While many people are hoping to snag Apple products for a steal, only select product lines are exceptionally priced. Surprisingly, some of the newest models are being discounted, though the reductions are meager. The best deals we’ve seen have been on older model watches. In general, you’re more likely to see discounts on Apple tablets and accessories from big box stores, but if you see a too-good-to-be-true price from a third-party site, it’s likely a refurbished unit with a shorter warranty and no quality guarantee.

In the world of gaming, consoles, controllers and subscription plans have seen strong discounts, as have tech accessories like wireless mice and keyboards. But before you get swept up in the hype and marketing language, we always suggest comparison shopping to ensure you’re getting the best deal on the best products.

— Nathan Burrow

Thanksgiving is just another Thursday in Europe, but Black Friday is a bone of contention: embraced by some and rejected by others as an alarming invasion of American consumerism.

Black Friday sales can be found in many countries, from small stationers to major chains to car dealers. In Britain, many retailers, like John Lewis & Partners, a source of appliances and furniture, started offering Black Friday discounts days ago. Curry’s PC World, an electronics retailer, has a “black tag” event claiming savings of up to 50 percent.

On the rue Vieille du Temple in the Marais district of central Paris, nearly every boutique within a one-block stretch is plastered with signs promoting “Black Friday” in English. While France has been slower than other European countries to join the trend, retailers forecast 6 billion euros in sales this year around the event.

In some cases, something is lost in translation. In Germany, the “Friday” is often dropped in signs promoting a “Black Sale” or “Black Week.”

But a backlash has been gaining steam. In France, lawmakers this week proposed to ban some Black Friday promotions starting next year, citing misleading pricing tactics and the rising environmental cost from the delivery of millions of packages.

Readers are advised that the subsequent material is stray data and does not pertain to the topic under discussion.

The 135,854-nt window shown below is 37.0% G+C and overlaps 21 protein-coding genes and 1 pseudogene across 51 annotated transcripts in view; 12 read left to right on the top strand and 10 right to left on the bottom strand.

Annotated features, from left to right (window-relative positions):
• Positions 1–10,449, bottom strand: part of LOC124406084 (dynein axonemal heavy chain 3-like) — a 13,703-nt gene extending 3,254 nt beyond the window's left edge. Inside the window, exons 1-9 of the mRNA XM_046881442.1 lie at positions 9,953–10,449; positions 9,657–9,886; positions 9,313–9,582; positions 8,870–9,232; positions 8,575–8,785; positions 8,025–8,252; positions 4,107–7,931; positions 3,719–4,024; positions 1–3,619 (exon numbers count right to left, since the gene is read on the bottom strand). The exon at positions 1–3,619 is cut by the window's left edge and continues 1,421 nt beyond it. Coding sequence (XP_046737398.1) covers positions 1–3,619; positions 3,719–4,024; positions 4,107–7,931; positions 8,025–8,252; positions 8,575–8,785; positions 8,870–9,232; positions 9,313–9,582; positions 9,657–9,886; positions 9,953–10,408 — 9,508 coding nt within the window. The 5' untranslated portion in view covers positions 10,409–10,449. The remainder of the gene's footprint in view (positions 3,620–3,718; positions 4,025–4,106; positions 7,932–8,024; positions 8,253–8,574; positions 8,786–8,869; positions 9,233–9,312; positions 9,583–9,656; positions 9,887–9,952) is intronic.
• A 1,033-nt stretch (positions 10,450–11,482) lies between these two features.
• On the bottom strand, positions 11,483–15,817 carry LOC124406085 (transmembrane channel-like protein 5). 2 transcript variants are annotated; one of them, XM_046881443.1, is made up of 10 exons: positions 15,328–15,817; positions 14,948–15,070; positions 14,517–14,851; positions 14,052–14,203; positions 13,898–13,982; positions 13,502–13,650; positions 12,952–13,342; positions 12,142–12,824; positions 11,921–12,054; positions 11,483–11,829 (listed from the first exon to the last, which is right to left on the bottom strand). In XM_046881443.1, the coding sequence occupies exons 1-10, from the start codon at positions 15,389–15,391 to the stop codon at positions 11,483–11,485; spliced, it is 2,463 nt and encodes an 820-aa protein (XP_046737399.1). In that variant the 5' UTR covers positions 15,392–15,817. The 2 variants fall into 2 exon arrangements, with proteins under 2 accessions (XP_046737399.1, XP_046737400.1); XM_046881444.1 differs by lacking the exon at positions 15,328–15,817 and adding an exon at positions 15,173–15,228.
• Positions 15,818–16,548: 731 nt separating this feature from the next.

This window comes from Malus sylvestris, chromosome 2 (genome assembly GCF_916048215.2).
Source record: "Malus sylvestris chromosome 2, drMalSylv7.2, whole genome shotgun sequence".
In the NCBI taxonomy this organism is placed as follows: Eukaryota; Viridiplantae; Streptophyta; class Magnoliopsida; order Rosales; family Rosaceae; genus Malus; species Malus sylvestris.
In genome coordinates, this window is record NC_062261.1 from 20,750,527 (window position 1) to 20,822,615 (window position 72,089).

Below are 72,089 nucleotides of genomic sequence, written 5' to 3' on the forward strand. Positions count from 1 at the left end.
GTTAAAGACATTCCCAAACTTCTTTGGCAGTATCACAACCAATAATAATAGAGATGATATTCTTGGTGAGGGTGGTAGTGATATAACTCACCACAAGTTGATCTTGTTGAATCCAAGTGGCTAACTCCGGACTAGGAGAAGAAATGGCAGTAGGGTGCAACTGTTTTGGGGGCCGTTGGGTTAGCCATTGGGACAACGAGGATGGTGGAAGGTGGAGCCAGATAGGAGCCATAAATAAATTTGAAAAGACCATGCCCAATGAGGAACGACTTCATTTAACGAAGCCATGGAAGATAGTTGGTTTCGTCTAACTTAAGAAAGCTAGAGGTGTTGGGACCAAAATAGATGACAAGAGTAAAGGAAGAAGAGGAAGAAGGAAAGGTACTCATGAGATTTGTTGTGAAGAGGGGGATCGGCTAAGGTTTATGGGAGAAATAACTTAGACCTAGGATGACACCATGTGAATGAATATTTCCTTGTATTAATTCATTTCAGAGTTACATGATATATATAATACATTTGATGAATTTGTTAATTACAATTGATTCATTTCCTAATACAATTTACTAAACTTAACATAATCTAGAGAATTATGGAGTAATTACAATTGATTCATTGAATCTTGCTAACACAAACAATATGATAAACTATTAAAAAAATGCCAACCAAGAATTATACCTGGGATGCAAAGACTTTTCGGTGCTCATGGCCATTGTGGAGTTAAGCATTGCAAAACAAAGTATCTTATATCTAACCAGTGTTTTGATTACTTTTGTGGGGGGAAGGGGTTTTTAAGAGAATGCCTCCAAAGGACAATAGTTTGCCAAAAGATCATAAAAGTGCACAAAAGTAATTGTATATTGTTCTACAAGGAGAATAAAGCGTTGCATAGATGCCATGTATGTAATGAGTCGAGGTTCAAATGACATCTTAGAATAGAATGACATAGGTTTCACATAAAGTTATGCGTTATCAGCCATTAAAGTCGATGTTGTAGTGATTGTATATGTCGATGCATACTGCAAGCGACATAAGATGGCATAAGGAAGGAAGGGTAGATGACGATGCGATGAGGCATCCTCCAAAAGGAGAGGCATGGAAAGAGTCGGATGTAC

Élisabeth Borne, the French environment minister, warned of “a frenzy of consumption” in which people are encouraged to buy products they don’t need.

“We need to consume better, not more,” she added.

Parisian authorities also asked the government to allow cities to slap a so-called eco-tax on Amazon and other delivery platforms to make e-commerce players pay for pollution and rising delivery traffic.

Protesters from the Extinction Rebellion movement and other environmental groups held “Block Friday” demonstrations throughout France. Many of the events were aimed at Amazon, with some banners saying “No to Amazon and its world.”

— Liz Alderman and Stanley Reed

How did the week of Thanksgiving become so entwined in consumerism?

It may have started with Franklin D. Roosevelt. The 32nd president of The United States was so eager to jump-start the economy in 1938 that he moved the holiday’s official date up a week in order to create more shopping days between Thanksgiving and Christmas.

It was a bold move — and unpopular. The nation had been celebrating Thanksgiving on the fourth Thursday of November ever since Abraham Lincoln declared the day a federal holiday following the battle of Gettysburg.

Roosevelt reversed course in 1941 and returned Thanksgiving to the fourth Thursday of the month, where it remains.

The holiday’s late arrival this year is worrying retailers since it means there are 26 shopping days before Christmas, six fewer than last year.

The abbreviated shopping period is one of reason Morgan Stanley analysts labeled their 2019 holiday retail outlook “The fright before Christmas” and are expecting a less than stellar shopping season.

Michael Corkery

Black Friday may be known as the raucous kickoff to gift-giving season (especially this year, as Christmas and Hanukkah overlap), but some people aren’t actually shopping for loved ones.

Instead, Wirecutter readers’ lists seem squarely rooted in everyday products. Some of the items our readers have asked us to look out for deals on: baby gates, electric toothbrushes and a garage door opener. And the retailers know this. The Wirecutter Deals team has found excellent pricing on everything from shower curtains to fly traps to computer cables that don’t exactly scream gift. Though, perhaps, nothing says “I love you” like a dongle.

— Annemarie Conte